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James Keir Hardie (Memorial)

Volume 477: debated on Friday 21 July 1950

The text on this page has been created from Hansard archive content, it may contain typographical errors.

3.34 p.m.

I desire to raise the subject matter of a Motion which I had the honour of placing on the Order Paper as a result of a recent Private Members' ballot, and I wish to ask the House this afternoon to consider the suitability and desirability of erecting in the Palace of Westminster a memorial to the late James Keir Hardie.

I would say that as I have wandered about the Palace I have been struck by the significance of most of the statues here. If there is any fault at all, it is that this building pays no tribute, for instance, to John Pym, to Earl Grey—for the first Reform Bill—to the great Lord Shaftesbury and to that illustrious Parliamentarian, Samuel Plimsoll. Above all, we on these benches feel that the time has come when we should honour in this building the great founder of the British Labour Party. In the 1892 General Election, 12 Labour candidates put themselves forward. According to Keir Hardie the movement was "spontaneous, irregular and without any natural cohesion." He said:
"A number of ardent spirits would get together, form themselves into a local Labour Party and forthwith consider how best to run a candidate."
Three of these were elected—Havelock Wilson, John Burns and Keir Hardie—and each left his mark on English history. They were by no means the only Labour men in Parliament, but Keir Hardie differed from the other working-class Members of Parliament, first because he was independent of both the Liberal and Conservative Parties, and secondly because he was a Socialist. He came here to create a new Parliamentary Party. As he said:
"A Labour Party, gaunt and grim, which knows neither the Liberal nor the Conservative Parties save as opponents to be guarded against."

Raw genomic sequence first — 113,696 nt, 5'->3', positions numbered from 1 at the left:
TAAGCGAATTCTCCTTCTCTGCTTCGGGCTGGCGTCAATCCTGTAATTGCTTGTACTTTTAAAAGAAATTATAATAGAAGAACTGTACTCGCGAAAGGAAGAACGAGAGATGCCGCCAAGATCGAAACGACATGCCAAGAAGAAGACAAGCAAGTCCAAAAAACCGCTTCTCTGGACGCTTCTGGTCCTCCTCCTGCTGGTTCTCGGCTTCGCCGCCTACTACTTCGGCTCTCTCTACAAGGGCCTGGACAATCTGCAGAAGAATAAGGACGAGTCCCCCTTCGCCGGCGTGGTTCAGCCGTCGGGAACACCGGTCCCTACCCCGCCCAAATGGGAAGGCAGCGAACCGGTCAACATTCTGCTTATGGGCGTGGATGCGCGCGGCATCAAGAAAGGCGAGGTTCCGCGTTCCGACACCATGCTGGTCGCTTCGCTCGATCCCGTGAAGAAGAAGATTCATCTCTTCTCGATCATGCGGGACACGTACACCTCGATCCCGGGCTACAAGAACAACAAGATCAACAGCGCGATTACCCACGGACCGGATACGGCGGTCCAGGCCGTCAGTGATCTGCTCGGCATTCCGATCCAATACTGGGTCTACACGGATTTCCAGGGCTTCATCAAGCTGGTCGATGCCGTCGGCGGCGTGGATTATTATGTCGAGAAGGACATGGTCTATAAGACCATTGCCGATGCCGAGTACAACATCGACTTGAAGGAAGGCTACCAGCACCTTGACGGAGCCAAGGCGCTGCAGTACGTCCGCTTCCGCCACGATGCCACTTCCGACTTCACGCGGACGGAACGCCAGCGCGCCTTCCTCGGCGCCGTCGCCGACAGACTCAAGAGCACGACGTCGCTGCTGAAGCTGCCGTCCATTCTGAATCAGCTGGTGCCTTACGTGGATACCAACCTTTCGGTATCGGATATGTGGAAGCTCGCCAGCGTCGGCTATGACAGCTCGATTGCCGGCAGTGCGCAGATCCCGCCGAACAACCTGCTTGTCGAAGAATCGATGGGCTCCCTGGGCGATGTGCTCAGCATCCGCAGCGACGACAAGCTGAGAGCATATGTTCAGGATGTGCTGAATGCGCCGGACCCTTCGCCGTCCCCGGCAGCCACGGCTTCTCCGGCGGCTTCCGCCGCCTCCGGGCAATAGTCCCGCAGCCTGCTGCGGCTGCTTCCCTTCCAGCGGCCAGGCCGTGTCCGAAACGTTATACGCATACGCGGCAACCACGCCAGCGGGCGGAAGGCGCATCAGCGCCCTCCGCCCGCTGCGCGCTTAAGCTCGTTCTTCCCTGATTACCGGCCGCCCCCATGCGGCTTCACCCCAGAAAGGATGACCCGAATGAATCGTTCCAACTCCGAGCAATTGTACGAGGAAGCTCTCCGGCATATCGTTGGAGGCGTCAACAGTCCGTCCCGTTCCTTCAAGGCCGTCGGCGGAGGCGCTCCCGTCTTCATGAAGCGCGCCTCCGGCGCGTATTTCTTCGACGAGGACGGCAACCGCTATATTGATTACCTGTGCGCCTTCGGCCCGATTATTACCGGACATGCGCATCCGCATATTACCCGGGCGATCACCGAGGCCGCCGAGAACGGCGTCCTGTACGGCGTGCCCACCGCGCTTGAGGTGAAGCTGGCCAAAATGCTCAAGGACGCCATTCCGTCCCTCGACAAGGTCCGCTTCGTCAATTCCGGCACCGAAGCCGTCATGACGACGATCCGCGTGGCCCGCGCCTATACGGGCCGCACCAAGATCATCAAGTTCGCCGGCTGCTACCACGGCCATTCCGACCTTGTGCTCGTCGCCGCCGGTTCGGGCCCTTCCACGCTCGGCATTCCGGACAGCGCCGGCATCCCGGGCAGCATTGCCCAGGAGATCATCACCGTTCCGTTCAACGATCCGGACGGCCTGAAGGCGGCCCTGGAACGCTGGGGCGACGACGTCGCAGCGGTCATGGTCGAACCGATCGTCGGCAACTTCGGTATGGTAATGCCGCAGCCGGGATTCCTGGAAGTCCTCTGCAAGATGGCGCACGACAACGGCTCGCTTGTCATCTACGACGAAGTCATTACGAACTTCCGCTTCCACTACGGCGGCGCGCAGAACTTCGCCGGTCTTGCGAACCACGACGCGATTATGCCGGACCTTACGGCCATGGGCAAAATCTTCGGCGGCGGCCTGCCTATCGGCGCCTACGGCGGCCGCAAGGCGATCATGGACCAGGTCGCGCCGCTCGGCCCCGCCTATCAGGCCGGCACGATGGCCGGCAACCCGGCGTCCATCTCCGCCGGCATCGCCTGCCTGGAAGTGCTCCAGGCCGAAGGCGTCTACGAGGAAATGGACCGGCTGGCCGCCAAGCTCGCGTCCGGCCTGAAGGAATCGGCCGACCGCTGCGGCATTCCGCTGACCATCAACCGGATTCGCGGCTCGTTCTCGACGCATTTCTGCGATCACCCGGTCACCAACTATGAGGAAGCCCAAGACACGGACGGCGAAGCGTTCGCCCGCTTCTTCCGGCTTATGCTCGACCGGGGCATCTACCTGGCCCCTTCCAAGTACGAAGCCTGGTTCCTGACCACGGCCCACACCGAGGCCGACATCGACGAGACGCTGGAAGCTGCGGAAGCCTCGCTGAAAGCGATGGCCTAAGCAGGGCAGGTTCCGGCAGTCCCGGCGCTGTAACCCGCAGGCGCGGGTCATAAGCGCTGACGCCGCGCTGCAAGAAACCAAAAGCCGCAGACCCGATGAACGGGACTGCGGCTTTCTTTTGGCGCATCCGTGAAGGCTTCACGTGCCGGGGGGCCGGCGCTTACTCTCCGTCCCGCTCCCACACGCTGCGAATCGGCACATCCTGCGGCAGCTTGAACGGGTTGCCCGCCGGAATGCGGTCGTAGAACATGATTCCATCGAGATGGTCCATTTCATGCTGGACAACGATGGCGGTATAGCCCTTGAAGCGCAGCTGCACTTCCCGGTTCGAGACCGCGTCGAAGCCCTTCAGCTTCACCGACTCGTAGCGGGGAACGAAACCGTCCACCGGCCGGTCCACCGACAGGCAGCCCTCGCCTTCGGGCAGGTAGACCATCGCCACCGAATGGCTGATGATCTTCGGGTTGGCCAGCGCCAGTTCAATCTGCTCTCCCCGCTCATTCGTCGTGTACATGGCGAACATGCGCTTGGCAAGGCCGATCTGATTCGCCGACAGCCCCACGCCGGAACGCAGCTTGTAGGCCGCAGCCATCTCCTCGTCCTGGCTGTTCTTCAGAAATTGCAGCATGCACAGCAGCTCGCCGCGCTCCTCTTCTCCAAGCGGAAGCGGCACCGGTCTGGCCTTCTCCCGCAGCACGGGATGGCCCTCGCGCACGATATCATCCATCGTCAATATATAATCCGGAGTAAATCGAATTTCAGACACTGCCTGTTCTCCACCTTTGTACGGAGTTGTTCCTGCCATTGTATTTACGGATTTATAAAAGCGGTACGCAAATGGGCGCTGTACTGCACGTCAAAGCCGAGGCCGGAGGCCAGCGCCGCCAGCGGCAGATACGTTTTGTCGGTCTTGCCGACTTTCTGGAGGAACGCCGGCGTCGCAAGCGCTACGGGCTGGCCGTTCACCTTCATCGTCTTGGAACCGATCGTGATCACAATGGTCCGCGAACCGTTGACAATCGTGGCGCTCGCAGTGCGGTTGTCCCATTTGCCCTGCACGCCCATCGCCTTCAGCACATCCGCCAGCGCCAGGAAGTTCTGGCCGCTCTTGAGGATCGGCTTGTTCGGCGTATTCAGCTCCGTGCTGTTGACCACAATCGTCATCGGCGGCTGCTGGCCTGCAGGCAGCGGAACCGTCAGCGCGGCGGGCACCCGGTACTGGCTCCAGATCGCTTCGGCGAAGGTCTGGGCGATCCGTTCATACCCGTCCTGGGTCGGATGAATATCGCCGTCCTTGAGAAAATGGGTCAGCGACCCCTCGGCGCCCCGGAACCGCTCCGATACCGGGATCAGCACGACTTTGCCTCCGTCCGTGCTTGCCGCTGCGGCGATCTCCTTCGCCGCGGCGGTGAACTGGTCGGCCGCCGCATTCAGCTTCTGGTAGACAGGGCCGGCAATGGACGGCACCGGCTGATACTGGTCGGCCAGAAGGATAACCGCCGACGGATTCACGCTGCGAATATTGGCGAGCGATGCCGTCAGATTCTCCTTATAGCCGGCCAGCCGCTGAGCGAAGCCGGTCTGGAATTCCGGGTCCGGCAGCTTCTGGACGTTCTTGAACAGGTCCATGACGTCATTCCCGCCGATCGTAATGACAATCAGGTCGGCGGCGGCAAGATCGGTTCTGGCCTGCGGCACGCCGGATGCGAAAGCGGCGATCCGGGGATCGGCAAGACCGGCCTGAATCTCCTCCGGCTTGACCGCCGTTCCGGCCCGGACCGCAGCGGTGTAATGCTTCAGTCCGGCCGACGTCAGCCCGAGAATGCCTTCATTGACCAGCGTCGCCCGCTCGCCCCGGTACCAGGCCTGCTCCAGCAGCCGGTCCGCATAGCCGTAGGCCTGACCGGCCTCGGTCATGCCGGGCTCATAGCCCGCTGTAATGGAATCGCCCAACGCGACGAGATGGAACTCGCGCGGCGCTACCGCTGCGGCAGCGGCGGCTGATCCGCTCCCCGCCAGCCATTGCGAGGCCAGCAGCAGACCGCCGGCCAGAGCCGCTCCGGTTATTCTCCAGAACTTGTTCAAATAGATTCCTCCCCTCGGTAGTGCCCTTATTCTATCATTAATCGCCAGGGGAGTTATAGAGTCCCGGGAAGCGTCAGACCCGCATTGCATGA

Much has been said of Hardie's work in Parliament. I want to refer briefly to his courage and to the political and historic significance of his maiden speech. No Member of this House needs reminding of the courage needed in making a maiden speech, but Keir Hardie came here as a simple working man who was pitting his native wit against the giants of a cultured class. In the House when he made his maiden speech were Asquith, Balfour, Gladstone, Labouchere, Morley, Redmond, Randolph Churchill and a young Welshman named Lloyd George. The whole House was against him—not only those on the Conservative and Liberal benches but his own Liberal-Labour Members renounced him. He had even to face the extremely difficult position of 100 Conservatives supporting for tactical reasons the first resolution which he moved in the House of Commons.

The political significance of his maiden speech lay in the fact that after the Opposition's official Amendment to the Queen's Speech had been moved, Hardie moved his own Amendment, and in so doing was performing the historical act of saying: Here is a new, a third political party in the House. This House usually has a sense of the dramatic but somehow it went wrong on this occasion. After the official Amendment to the Queen's Speech had been voted down, Keir Hardie did not hear the Speaker call on him. He protested; nothing happened; and the House immediately adjourned in those spacious and comfortable days for six months' holiday. Six months later, in February, 1893, Hardie rose again to move his first Amendment of the Labour Party in the House of Commons.

Significant as the very moving of the Amendment was, perhaps even more significant to us was the subject matter of Hardie's first speech. Above all, it called attention to the fact that over 10 per cent. of the British workers were unemployed, and to the fact that they were referred to by many people of the times. in terms of Parson Malthus and of Scrooge in the "Christmas Carol," as the "surplus population." For the 10 per cent. of unemployed there seemed to be no means of maintenance inside the country at all. Keir Hardie boldly declared that the State had a responsibility to provide work for the maintenance of the unemployed. He said that these men had a right to look to the House for assistance in finding employment. He asked cour- ageously, "What have the unemployed to thank Her Majesty for in this Speech."

He distinguished the new party from the traditional purposes of supporting either free trade or protection, and said that we could not just afford to wait for better conditions of trade, but must endeavour to deal with the booms and slumps of capitalism. He advocated a 48-hour week in Government factories as an example to others, and a minimum wage of 6d. an hour. He suggested that agriculture, which was even then in a state of decline, ought to be tackled as a serious problem. He ended by saying that the House should speak for the nation as a whole, the unemployed equally with the well-to-do.